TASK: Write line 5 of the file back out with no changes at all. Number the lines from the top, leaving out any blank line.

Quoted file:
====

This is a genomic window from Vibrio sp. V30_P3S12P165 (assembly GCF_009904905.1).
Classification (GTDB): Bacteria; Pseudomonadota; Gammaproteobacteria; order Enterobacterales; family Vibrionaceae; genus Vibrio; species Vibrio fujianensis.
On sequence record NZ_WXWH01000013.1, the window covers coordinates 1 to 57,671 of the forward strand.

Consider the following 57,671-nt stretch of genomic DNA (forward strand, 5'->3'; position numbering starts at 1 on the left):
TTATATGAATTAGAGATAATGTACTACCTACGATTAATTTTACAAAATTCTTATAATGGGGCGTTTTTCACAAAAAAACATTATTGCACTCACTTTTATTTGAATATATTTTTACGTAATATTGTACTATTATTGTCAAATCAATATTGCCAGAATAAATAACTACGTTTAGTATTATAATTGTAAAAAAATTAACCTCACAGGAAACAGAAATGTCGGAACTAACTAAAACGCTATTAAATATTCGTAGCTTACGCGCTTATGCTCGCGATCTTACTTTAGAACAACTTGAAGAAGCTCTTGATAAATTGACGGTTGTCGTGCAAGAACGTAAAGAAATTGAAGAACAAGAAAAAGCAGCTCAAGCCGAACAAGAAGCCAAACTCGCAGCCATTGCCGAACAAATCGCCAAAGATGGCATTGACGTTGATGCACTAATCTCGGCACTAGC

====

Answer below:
TTATATGAATTAGAGATAATGTACTACCTACGATTAATTTTACAAAATTCTTATAATGGGGCGTTTTTCACAAAAAAACATTATTGCACTCACTTTTATTTGAATATATTTTTACGTAATATTGTACTATTATTGTCAAATCAATATTGCCAGAATAAATAACTACGTTTAGTATTATAATTGTAAAAAAATTAACCTCACAGGAAACAGAAATGTCGGAACTAACTAAAACGCTATTAAATATTCGTAGCTTACGCGCTTATGCTCGCGATCTTACTTTAGAACAACTTGAAGAAGCTCTTGATAAATTGACGGTTGTCGTGCAAGAACGTAAAGAAATTGAAGAACAAGAAAAAGCAGCTCAAGCCGAACAAGAAGCCAAACTCGCAGCCATTGCCGAACAAATCGCCAAAGATGGCATTGACGTTGATGCACTAATCTCGGCACTAGC